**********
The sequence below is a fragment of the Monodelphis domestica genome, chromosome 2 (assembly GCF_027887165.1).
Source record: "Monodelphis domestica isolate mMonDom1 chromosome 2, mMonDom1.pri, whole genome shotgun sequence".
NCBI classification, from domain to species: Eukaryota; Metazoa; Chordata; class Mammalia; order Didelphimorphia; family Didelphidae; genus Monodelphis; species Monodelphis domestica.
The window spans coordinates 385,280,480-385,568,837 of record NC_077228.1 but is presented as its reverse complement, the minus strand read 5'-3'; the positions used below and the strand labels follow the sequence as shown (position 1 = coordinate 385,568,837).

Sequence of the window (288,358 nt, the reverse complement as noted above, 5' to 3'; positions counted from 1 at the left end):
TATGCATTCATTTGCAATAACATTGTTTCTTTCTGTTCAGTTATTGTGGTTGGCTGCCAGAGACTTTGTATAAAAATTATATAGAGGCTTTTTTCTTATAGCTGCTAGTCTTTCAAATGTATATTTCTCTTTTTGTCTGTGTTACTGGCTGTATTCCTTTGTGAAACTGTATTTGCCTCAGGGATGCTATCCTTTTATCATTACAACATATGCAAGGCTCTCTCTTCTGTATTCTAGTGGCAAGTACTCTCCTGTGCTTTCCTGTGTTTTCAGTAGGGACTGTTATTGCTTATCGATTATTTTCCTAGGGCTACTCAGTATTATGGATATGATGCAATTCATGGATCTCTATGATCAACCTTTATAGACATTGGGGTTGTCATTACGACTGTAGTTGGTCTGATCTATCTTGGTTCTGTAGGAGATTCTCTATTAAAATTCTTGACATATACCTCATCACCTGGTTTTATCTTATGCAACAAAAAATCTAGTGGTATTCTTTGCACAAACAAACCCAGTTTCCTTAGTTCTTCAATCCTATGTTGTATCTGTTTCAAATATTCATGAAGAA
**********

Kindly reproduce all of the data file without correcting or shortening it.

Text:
The sequence below is a fragment of the Monodelphis domestica genome, chromosome 2 (assembly GCF_027887165.1).
Source record: "Monodelphis domestica isolate mMonDom1 chromosome 2, mMonDom1.pri, whole genome shotgun sequence".
NCBI classification, from domain to species: Eukaryota; Metazoa; Chordata; class Mammalia; order Didelphimorphia; family Didelphidae; genus Monodelphis; species Monodelphis domestica.
The window spans coordinates 385,280,480-385,568,837 of record NC_077228.1 but is presented as its reverse complement, the minus strand read 5'-3'; the positions used below and the strand labels follow the sequence as shown (position 1 = coordinate 385,568,837).

Sequence of the window (288,358 nt, the reverse complement as noted above, 5' to 3'; positions counted from 1 at the left end):
TATGCATTCATTTGCAATAACATTGTTTCTTTCTGTTCAGTTATTGTGGTTGGCTGCCAGAGACTTTGTATAAAAATTATATAGAGGCTTTTTTCTTATAGCTGCTAGTCTTTCAAATGTATATTTCTCTTTTTGTCTGTGTTACTGGCTGTATTCCTTTGTGAAACTGTATTTGCCTCAGGGATGCTATCCTTTTATCATTACAACATATGCAAGGCTCTCTCTTCTGTATTCTAGTGGCAAGTACTCTCCTGTGCTTTCCTGTGTTTTCAGTAGGGACTGTTATTGCTTATCGATTATTTTCCTAGGGCTACTCAGTATTATGGATATGATGCAATTCATGGATCTCTATGATCAACCTTTATAGACATTGGGGTTGTCATTACGACTGTAGTTGGTCTGATCTATCTTGGTTCTGTAGGAGATTCTCTATTAAAATTCTTGACATATACCTCATCACCTGGTTTTATCTTATGCAACAAAAAATCTAGTGGTATTCTTTGCACAAACAAACCCAGTTTCCTTAGTTCTTCAATCCTATGTTGTATCTGTTTCAAATATTCATGAAGAA